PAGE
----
the state of things
And On The Sixth Day The Lord Created Football
by Douglas Lindsay - 09:03 on 24 November 2008
Two of Two had a football tournament yesterday. He regularly plays in football tournaments, so this wasn’t unusual in itself. The odd thing was that this tournament was presented by agents of God.
Everything seemed to be fairly normal before the start. Hundreds of kids on the charge, coaches milling around, parents gathering by the thousand and settling in for the duration with large flasks of coffee, huge mounds of cake and enough general provisions to see them through a long winter. And then into this scene of sporting anticipation, walked two nuns dressed completely in white.
Everyone stopped and turned. An instant silence descended upon the hall as the two White Nuns - does it denote Virgin Nuns? - walked slowly through the crowd. Having been a giant hall of cacophonous noise, suddenly the only sound was the steady footfall of two pairs of Doc Martins.
Then a lone child started whistling the theme tune to The Good, The Bad & The Ugly, and the spell was broken. Kids went back to charging around, coaches returned to charting sporting greatness and the mums and dads returned to their coffee and in-depth discussion of the previous evening’s PTA event. The White Nuns took up their position.
There was some discussion on whether or not they were there for security. Were they perhaps packing machine guns underneath all that white material? Perhaps the colour of the cloth depicts some sort of modern day Nuns Templar organisation, a shadowy group working on the periphery of the Catholic church.
The eight teams of over-excited boys were assembled in the middle of the hall. And then the true meaning of the White Nuns’ presence was revealed. They were to be the celebrity guests at the opening and closing ceremonies. The White Nuns stepped up. One of them was a slim and spry wee thing, who may well have played for Poland when they won at Wembley in 1973. The other was a bigger lady. She may be deprived of boyfriends in her life, but she has full access to the doughnuts.
They made a speech, the meaning of which was lost without translation. Perhaps they thanked God for the gift of football, perhaps they threatened the kids with divine retribution if they didn’t play fair. (Certainly the biggest trophy at the end didn’t go to the winning team, it went to the kid who had been the most saintly.) Then the White Nuns led the teams in a song. I think it was this year’s Polish Eurovision entry.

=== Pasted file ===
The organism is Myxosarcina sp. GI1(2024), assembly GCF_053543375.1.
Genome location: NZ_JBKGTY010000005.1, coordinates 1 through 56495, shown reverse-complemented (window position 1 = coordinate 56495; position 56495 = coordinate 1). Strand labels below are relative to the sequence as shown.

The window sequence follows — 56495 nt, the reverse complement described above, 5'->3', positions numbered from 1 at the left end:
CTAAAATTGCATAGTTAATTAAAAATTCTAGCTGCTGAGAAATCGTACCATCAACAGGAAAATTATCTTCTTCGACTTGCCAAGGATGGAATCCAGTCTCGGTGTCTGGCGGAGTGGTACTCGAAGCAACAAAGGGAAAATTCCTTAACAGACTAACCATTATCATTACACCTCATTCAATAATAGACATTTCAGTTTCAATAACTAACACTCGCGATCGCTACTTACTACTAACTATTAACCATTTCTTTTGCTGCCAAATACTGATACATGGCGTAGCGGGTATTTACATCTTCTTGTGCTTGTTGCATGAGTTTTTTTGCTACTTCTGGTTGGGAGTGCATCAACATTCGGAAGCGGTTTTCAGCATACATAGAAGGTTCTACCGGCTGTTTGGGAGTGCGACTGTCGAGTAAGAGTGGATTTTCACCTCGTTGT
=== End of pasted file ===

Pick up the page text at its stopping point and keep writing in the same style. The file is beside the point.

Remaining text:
The games were afoot. The White Nuns drifted into the background.The tournament went on so long that at some point they changed shift, although the over-the-top changing of the guard ceremony they carried out seemed a little unnecessary.
Two of Two and his pals gave up an equalising goal in the last ten seconds of their first game, but thereafter they dominated, cruising through the tournament to ultimate glory. Two of Two himself wasn’t the goalscoring behemoth of the week before, but he played his part. And when it came to the closing ceremony and the White Nuns were dishing our the prizes, the second biggest trophy went to our school.
As they ran around like eight year-old wee boys, for all the world like they were enjoying a sugar rush, I suddenly thought of Springsteen’s Glory Days, and wondered if this would be the only thing that some of them will ever win. Maybe in thirty years’ time they’ll all be sitting in a bar, somewhere in the world, talking about the time they won the White Nun Cup, forgetting to mention that it happened when they were eight. Or perhaps it will become the first of many trophies, all memories of the White Nuns lost to an illustrious future.
At the end of it all the noise quietened down and the crowd dispersed. The White Nuns walked out of the hall into the snowy day. And maybe it was a trick of the light, or an optical illusion caused by the snow on the trees, but as they walked down the long straight road leading away from the hall, they seemed to disappear into thin air...
As we stared along the road wondering what might have become of them and feeling the peculiar weight of melancholy, Two of Two looked up at me and said. ‘Dad, who were those two mysterious White Nuns?'
‘Two of Two,’ I replied, ‘we’ll never know...’
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